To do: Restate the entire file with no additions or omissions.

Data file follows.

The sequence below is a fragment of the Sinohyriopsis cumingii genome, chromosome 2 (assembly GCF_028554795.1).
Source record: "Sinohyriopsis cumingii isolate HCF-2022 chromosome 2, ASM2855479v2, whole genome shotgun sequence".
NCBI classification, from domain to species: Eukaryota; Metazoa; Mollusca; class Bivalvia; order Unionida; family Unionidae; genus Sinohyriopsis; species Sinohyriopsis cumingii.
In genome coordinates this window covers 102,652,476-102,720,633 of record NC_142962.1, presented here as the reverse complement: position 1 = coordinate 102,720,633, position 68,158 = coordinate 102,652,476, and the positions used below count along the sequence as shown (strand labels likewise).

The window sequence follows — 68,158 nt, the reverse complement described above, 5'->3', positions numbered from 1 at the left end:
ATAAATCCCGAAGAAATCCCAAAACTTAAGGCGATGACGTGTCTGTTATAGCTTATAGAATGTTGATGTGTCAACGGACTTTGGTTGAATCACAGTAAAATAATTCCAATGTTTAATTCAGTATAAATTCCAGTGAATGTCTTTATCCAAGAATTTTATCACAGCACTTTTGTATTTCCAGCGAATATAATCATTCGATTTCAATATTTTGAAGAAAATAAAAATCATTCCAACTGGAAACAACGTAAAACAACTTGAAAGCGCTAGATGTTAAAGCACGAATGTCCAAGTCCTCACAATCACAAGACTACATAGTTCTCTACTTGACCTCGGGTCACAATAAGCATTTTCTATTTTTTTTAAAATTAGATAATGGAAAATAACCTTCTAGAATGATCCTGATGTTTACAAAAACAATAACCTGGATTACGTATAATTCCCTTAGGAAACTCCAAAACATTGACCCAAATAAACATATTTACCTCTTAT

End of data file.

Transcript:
The sequence below is a fragment of the Sinohyriopsis cumingii genome, chromosome 2 (assembly GCF_028554795.1).
Source record: "Sinohyriopsis cumingii isolate HCF-2022 chromosome 2, ASM2855479v2, whole genome shotgun sequence".
NCBI classification, from domain to species: Eukaryota; Metazoa; Mollusca; class Bivalvia; order Unionida; family Unionidae; genus Sinohyriopsis; species Sinohyriopsis cumingii.
In genome coordinates this window covers 102,652,476-102,720,633 of record NC_142962.1, presented here as the reverse complement: position 1 = coordinate 102,720,633, position 68,158 = coordinate 102,652,476, and the positions used below count along the sequence as shown (strand labels likewise).

The window sequence follows — 68,158 nt, the reverse complement described above, 5'->3', positions numbered from 1 at the left end:
ATAAATCCCGAAGAAATCCCAAAACTTAAGGCGATGACGTGTCTGTTATAGCTTATAGAATGTTGATGTGTCAACGGACTTTGGTTGAATCACAGTAAAATAATTCCAATGTTTAATTCAGTATAAATTCCAGTGAATGTCTTTATCCAAGAATTTTATCACAGCACTTTTGTATTTCCAGCGAATATAATCATTCGATTTCAATATTTTGAAGAAAATAAAAATCATTCCAACTGGAAACAACGTAAAACAACTTGAAAGCGCTAGATGTTAAAGCACGAATGTCCAAGTCCTCACAATCACAAGACTACATAGTTCTCTACTTGACCTCGGGTCACAATAAGCATTTTCTATTTTTTTTAAAATTAGATAATGGAAAATAACCTTCTAGAATGATCCTGATGTTTACAAAAACAATAACCTGGATTACGTATAATTCCCTTAGGAAACTCCAAAACATTGACCCAAATAAACATATTTACCTCTTAT